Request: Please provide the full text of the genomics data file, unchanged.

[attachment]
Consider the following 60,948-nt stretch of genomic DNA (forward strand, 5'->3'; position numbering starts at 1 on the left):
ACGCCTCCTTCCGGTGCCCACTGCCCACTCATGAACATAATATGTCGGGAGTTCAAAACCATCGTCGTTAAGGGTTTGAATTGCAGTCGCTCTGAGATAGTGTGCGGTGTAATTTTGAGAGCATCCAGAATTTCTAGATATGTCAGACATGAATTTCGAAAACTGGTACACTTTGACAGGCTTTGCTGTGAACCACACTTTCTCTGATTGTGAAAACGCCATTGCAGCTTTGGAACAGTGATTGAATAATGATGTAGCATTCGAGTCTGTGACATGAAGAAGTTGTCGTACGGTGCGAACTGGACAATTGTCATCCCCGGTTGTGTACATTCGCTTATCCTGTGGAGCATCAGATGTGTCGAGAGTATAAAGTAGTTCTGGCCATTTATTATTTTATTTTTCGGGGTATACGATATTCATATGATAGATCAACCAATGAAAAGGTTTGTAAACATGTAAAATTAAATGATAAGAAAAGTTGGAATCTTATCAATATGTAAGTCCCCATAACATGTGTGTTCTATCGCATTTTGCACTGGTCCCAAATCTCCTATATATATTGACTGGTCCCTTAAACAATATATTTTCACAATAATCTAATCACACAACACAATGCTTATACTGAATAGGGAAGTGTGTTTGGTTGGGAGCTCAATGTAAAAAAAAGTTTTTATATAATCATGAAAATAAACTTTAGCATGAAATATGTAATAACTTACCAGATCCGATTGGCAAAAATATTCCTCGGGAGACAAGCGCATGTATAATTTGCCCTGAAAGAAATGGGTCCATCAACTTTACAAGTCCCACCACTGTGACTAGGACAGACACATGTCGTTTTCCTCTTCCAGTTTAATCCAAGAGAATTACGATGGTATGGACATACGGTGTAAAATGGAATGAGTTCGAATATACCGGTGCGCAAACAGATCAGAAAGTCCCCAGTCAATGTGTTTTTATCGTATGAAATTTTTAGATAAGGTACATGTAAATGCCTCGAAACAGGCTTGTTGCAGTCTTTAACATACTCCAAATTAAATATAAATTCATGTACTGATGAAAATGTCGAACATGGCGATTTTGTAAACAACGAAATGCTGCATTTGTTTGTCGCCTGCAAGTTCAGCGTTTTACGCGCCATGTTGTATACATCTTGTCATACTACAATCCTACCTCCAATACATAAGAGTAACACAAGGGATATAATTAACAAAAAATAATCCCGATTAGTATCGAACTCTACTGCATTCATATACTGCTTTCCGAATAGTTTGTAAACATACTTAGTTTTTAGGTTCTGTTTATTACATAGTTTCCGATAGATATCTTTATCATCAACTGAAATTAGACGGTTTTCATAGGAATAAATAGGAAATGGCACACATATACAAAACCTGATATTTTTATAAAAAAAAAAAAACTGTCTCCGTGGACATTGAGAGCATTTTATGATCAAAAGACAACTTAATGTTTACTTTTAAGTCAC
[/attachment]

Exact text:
Consider the following 60,948-nt stretch of genomic DNA (forward strand, 5'->3'; position numbering starts at 1 on the left):
ACGCCTCCTTCCGGTGCCCACTGCCCACTCATGAACATAATATGTCGGGAGTTCAAAACCATCGTCGTTAAGGGTTTGAATTGCAGTCGCTCTGAGATAGTGTGCGGTGTAATTTTGAGAGCATCCAGAATTTCTAGATATGTCAGACATGAATTTCGAAAACTGGTACACTTTGACAGGCTTTGCTGTGAACCACACTTTCTCTGATTGTGAAAACGCCATTGCAGCTTTGGAACAGTGATTGAATAATGATGTAGCATTCGAGTCTGTGACATGAAGAAGTTGTCGTACGGTGCGAACTGGACAATTGTCATCCCCGGTTGTGTACATTCGCTTATCCTGTGGAGCATCAGATGTGTCGAGAGTATAAAGTAGTTCTGGCCATTTATTATTTTATTTTTCGGGGTATACGATATTCATATGATAGATCAACCAATGAAAAGGTTTGTAAACATGTAAAATTAAATGATAAGAAAAGTTGGAATCTTATCAATATGTAAGTCCCCATAACATGTGTGTTCTATCGCATTTTGCACTGGTCCCAAATCTCCTATATATATTGACTGGTCCCTTAAACAATATATTTTCACAATAATCTAATCACACAACACAATGCTTATACTGAATAGGGAAGTGTGTTTGGTTGGGAGCTCAATGTAAAAAAAAGTTTTTATATAATCATGAAAATAAACTTTAGCATGAAATATGTAATAACTTACCAGATCCGATTGGCAAAAATATTCCTCGGGAGACAAGCGCATGTATAATTTGCCCTGAAAGAAATGGGTCCATCAACTTTACAAGTCCCACCACTGTGACTAGGACAGACACATGTCGTTTTCCTCTTCCAGTTTAATCCAAGAGAATTACGATGGTATGGACATACGGTGTAAAATGGAATGAGTTCGAATATACCGGTGCGCAAACAGATCAGAAAGTCCCCAGTCAATGTGTTTTTATCGTATGAAATTTTTAGATAAGGTACATGTAAATGCCTCGAAACAGGCTTGTTGCAGTCTTTAACATACTCCAAATTAAATATAAATTCATGTACTGATGAAAATGTCGAACATGGCGATTTTGTAAACAACGAAATGCTGCATTTGTTTGTCGCCTGCAAGTTCAGCGTTTTACGCGCCATGTTGTATACATCTTGTCATACTACAATCCTACCTCCAATACATAAGAGTAACACAAGGGATATAATTAACAAAAAATAATCCCGATTAGTATCGAACTCTACTGCATTCATATACTGCTTTCCGAATAGTTTGTAAACATACTTAGTTTTTAGGTTCTGTTTATTACATAGTTTCCGATAGATATCTTTATCATCAACTGAAATTAGACGGTTTTCATAGGAATAAATAGGAAATGGCACACATATACAAAACCTGATATTTTTATAAAAAAAAAAAAACTGTCTCCGTGGACATTGAGAGCATTTTATGATCAAAAGACAACTTAATGTTTACTTTTAAGTCAC